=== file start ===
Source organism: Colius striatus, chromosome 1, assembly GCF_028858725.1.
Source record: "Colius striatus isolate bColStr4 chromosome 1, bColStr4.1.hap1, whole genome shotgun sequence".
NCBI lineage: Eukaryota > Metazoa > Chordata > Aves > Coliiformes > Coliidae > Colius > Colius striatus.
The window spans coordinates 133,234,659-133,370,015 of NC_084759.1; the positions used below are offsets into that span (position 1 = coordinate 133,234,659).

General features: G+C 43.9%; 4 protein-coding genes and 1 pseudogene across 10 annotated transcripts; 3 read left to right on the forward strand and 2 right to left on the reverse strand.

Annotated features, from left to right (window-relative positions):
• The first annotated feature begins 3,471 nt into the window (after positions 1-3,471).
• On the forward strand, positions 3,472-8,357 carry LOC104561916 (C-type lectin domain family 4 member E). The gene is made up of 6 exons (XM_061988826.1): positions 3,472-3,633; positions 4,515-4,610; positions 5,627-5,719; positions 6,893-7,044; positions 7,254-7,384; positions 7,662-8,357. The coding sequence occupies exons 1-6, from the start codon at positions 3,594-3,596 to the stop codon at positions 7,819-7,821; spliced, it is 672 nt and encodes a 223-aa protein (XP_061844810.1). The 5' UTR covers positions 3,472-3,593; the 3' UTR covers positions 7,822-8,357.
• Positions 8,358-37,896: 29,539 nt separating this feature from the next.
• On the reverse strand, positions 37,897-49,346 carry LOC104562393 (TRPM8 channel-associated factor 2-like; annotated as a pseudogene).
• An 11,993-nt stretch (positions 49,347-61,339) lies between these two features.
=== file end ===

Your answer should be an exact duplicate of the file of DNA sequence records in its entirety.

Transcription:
Source organism: Colius striatus, chromosome 1, assembly GCF_028858725.1.
Source record: "Colius striatus isolate bColStr4 chromosome 1, bColStr4.1.hap1, whole genome shotgun sequence".
NCBI lineage: Eukaryota > Metazoa > Chordata > Aves > Coliiformes > Coliidae > Colius > Colius striatus.
The window spans coordinates 133,234,659-133,370,015 of NC_084759.1; the positions used below are offsets into that span (position 1 = coordinate 133,234,659).

General features: G+C 43.9%; 4 protein-coding genes and 1 pseudogene across 10 annotated transcripts; 3 read left to right on the forward strand and 2 right to left on the reverse strand.

Annotated features, from left to right (window-relative positions):
• The first annotated feature begins 3,471 nt into the window (after positions 1-3,471).
• On the forward strand, positions 3,472-8,357 carry LOC104561916 (C-type lectin domain family 4 member E). The gene is made up of 6 exons (XM_061988826.1): positions 3,472-3,633; positions 4,515-4,610; positions 5,627-5,719; positions 6,893-7,044; positions 7,254-7,384; positions 7,662-8,357. The coding sequence occupies exons 1-6, from the start codon at positions 3,594-3,596 to the stop codon at positions 7,819-7,821; spliced, it is 672 nt and encodes a 223-aa protein (XP_061844810.1). The 5' UTR covers positions 3,472-3,593; the 3' UTR covers positions 7,822-8,357.
• Positions 8,358-37,896: 29,539 nt separating this feature from the next.
• On the reverse strand, positions 37,897-49,346 carry LOC104562393 (TRPM8 channel-associated factor 2-like; annotated as a pseudogene).
• An 11,993-nt stretch (positions 49,347-61,339) lies between these two features.